Stage Manager…Paige Holley

Ensemble: Dalelenia Johnson, Mia Bartley, Kynlie Cook, Kinsley Preston, Kiason Ward, Kyleah Ward, Shelbie Hughes, Sara Shapaka, Stevie Smith, Maelee Marcum, Kylie Mills, Katie Jude, Alexa Webb, Kayleigh Parker, Charity Crockett, Nakota Mollett, Ethan Holbrook, Jacob Bailey, Riley Sammons, Jonah Stepp, Christian Sutphin, Jack Harrison, Allyson Hickman, Emma Halfill, Tyra Hammond, Callie Robertson, Breanna Robinette, Morgan Pack.

 

Click picture to see video

Disney's The Lion KingDisney's The Lion King

April 20, 2018

Boys’ soccer, archery for boys and girls, wrestling and dance teams added

FALLSBURG TEACHER SUSPENDED FOR 5 DAYS, RESIGNS

BLAINE – In the regular meeting for the month of April at Blaine School, the Lawrence County Board of Education answered the requests that have been echoing for months with a unanimous vote to approve new sports at the high school level, among them boys’ soccer, archery for boys and girls, wrestling and dance teams.

After doing interest surveys at the high school and some extensive analysis of the costs for the programs, the members of the Board of Education voted to approve the creation of those sports for students at Lawrence County High School.

In other business, the Board heard updates from Lawrence County Superintendent Dr. Robbie Fletcher on the status of legislation regarding education and its impact on local schools.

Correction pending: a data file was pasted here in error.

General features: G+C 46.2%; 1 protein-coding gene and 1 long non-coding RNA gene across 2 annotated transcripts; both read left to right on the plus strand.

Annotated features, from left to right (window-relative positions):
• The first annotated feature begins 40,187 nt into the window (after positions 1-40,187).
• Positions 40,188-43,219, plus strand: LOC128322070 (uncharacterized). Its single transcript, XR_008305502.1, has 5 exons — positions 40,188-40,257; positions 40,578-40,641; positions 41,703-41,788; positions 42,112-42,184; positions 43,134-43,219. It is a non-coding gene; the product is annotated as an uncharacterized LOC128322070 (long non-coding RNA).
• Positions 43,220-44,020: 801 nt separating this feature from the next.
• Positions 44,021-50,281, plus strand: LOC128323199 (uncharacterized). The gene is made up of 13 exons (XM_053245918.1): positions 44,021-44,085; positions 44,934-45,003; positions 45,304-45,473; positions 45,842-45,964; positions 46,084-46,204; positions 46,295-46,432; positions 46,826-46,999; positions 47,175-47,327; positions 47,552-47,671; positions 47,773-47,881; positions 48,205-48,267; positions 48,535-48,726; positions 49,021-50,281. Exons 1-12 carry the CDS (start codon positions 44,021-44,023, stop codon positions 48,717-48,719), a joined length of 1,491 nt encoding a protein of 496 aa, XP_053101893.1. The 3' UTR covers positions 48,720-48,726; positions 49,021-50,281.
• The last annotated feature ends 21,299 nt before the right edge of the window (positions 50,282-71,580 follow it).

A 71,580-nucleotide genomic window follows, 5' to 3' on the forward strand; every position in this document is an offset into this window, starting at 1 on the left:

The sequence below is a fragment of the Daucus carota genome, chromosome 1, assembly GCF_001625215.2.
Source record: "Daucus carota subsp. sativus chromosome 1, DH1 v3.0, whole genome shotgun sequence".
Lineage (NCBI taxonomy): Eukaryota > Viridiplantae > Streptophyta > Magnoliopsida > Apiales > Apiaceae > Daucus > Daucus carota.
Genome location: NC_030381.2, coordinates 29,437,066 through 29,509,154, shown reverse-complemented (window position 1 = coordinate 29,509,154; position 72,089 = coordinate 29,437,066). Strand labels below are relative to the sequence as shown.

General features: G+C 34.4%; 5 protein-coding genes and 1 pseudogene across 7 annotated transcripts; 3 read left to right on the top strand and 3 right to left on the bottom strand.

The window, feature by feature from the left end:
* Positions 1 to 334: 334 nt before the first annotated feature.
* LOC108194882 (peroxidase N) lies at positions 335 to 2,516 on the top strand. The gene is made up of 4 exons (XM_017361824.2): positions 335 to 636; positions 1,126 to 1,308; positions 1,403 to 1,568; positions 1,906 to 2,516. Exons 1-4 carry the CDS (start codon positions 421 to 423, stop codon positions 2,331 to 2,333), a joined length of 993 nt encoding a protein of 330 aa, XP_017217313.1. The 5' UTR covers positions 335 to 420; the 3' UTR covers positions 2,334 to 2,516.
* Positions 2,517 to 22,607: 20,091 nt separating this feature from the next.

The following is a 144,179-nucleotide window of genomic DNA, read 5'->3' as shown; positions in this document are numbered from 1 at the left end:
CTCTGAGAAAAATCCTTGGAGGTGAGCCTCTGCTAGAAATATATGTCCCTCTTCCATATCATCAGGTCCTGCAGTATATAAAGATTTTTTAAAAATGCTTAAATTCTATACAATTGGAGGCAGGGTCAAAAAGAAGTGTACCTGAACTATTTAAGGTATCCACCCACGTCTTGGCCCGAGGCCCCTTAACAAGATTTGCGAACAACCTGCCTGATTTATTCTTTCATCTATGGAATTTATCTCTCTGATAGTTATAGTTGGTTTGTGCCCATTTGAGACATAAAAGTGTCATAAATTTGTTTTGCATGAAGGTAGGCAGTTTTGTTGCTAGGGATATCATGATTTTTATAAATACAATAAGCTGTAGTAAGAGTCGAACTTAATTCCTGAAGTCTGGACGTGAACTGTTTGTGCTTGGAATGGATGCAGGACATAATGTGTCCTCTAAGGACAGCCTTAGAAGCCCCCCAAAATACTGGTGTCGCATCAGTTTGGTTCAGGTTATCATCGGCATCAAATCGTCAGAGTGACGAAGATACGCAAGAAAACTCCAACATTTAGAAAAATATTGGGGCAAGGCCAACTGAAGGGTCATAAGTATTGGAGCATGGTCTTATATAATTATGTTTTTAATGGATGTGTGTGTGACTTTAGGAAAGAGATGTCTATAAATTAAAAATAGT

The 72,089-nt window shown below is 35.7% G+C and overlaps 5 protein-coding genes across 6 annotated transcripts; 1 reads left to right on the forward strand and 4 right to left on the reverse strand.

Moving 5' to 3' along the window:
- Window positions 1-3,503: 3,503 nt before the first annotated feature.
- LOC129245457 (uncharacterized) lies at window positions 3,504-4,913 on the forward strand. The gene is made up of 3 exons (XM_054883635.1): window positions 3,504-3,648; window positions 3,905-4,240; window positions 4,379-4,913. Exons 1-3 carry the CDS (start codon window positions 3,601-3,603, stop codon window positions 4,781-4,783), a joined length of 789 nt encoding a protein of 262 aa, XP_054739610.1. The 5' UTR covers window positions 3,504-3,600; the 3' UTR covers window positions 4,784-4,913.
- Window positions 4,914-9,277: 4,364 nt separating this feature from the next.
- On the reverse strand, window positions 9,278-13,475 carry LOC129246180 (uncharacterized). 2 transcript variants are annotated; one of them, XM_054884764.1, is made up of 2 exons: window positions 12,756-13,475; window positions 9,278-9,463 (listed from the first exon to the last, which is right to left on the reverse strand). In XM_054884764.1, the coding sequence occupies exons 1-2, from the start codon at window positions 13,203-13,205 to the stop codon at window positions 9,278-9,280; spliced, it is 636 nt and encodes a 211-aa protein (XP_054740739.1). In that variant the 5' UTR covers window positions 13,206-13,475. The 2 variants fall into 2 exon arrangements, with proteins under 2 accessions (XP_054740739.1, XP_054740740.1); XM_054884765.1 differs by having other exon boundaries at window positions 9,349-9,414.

“On Friday (April 13), a delegation of Lawrence County educators went to Frankfort. We met with legislators and the meetings were positive," Fletcher said. "We met with Representative Bam Carney, who sponsored the pension bill, and it was a good meeting. He listened to us knowing that we held opposite views of his, and we had good discussion even though we didn’t agree on things.”

Dr. Fletcher apprised the Board of the USDA inspection at Blaine, which he summarized as having gone well, informed attendees of the progress of the District Facilities Planning Committee and emphasized that the first priority is Louisa West Elementary School in terms of facilities upgrades/replacements.

Fletcher reported on the success of Operation Preparation, held in March, to help middle school and high school students examine careers, educational planning, and the realities of budgeting. He talked about Lawrence County’s participation in the KVEC FIRE Summit at the East Kentucky Expo Center in Pikeville, and alerted the audience of a potential upcoming special Board of Education Meeting either April 30 or May 1.